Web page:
Friday, April 21, 2017

10 Points to Think About When World-Building

This post is for all you writers of fantasy settings, brand-new worlds, and alternate universes. Those of you who don't write speculative fiction....Well. Your loss. Come back next week. Maybe I'll have something for you then.

Just kidding. World-building is not solely applicable to speculative fiction writers. Many of the below world-building tips are helpful to any and all types of writers, so pay attention.

You're building a world? Then Build. A. World. Not a few towns. Not two or three races. Not one religion, history, terrain, currency. You have the power to create a universe, a way of life, and you're going to settle with making a faded, incomplete blueprint? Absolutely not. Go big or go home.

Our world is incredibly diverse. It's overwhelming to think about trying to replicate that in a story without writing an entire history textbook. As a fantasy writer who's creating her own world, I feel for you. Thankfully, I have a list of points you'll want to address in your world-building to help your world feel as fascinating and real as possible:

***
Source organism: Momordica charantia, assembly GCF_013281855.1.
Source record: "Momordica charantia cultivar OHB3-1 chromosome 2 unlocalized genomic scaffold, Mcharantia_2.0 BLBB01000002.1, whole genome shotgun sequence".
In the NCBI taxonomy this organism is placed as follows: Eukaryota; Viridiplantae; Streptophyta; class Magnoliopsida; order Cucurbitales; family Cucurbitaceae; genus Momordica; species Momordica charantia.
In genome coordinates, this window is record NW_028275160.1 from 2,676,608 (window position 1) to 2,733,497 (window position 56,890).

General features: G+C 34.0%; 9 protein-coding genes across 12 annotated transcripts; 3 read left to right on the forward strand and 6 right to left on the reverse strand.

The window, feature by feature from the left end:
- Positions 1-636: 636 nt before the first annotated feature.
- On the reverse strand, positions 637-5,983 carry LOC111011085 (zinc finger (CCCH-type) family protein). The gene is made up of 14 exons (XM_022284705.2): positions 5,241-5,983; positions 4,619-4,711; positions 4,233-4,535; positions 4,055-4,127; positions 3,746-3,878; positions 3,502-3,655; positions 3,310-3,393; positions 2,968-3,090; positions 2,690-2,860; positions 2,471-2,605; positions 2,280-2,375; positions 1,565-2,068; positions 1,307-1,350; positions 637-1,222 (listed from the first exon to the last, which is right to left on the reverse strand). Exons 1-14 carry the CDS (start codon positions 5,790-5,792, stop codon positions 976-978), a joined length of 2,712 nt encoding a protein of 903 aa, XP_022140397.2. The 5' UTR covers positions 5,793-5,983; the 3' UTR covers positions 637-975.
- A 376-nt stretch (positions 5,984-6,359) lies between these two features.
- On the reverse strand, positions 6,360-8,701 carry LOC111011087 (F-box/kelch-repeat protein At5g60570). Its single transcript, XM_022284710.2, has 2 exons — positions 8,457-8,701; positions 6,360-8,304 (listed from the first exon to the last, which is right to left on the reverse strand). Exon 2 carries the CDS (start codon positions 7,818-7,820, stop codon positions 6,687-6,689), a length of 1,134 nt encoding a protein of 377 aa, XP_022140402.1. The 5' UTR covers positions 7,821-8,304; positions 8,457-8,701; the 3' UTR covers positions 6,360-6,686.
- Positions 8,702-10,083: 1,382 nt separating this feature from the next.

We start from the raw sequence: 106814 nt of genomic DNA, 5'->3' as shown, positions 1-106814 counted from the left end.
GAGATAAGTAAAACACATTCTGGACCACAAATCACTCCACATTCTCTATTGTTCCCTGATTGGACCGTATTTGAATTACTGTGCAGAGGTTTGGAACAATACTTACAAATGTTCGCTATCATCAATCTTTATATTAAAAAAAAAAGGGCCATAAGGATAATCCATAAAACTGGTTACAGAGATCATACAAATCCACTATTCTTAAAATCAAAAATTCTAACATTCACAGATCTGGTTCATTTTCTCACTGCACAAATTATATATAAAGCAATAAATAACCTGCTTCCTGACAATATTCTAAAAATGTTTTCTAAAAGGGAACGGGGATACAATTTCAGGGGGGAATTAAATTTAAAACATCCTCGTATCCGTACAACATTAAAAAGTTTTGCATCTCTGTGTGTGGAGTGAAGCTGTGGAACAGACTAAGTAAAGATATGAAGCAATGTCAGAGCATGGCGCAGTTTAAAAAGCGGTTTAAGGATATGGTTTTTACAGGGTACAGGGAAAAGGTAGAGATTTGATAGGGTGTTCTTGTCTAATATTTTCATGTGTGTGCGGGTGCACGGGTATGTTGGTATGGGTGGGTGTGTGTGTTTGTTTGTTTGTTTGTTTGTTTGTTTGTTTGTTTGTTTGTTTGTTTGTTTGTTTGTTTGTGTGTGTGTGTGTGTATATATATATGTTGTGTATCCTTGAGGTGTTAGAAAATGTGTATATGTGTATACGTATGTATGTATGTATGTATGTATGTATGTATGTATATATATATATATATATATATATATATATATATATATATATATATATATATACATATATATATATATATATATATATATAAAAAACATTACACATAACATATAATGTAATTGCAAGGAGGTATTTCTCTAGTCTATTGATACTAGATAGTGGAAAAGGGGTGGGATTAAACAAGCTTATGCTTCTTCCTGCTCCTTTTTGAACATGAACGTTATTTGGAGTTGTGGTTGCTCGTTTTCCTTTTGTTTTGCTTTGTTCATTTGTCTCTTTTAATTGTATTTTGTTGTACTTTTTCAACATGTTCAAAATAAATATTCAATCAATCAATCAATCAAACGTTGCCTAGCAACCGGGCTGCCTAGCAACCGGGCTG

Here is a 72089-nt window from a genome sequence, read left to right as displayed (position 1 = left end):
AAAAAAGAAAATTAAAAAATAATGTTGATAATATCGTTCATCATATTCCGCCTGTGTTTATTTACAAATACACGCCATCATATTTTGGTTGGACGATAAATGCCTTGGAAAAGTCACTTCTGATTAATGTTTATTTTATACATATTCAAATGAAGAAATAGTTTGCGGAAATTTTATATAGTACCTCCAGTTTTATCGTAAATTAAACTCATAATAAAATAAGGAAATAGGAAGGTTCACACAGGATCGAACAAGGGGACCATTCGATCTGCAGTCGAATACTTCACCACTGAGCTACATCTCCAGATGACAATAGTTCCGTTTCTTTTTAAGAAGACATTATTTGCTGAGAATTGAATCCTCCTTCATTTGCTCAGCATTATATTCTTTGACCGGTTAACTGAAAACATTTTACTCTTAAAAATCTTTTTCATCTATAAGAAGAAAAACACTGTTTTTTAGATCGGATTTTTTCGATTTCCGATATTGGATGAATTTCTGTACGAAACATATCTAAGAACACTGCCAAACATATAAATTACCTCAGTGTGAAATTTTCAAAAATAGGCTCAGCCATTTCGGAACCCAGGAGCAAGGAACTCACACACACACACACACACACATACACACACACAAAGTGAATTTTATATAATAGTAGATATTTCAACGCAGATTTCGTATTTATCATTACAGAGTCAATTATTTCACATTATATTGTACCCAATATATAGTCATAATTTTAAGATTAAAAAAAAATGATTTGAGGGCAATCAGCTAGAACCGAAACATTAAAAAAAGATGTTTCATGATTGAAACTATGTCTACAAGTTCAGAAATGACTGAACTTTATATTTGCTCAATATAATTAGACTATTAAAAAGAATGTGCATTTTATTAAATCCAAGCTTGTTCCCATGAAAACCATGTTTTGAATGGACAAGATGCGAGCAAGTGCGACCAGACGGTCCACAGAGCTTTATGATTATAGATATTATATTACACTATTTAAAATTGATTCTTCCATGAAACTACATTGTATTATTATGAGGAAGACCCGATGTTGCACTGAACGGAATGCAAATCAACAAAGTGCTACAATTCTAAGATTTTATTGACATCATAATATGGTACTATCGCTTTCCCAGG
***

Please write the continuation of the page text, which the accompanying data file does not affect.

Hannah Heath: 10 Points to Think About When World-Building
1. Think about species and race. If you're building a fantasy world, there will probably be more than one species. Hopefully, these species go outside of Man, Elf, and Dwarf. Hopefully each species contain several races. Is there really only one type of faerie? Can't there be faerie's specific to woods, mountains, rivers? Can't they have skin colors varying from green to orange to purple? Rather than randomly choosing a few species, really think about which species and/or races will lend something to the plot.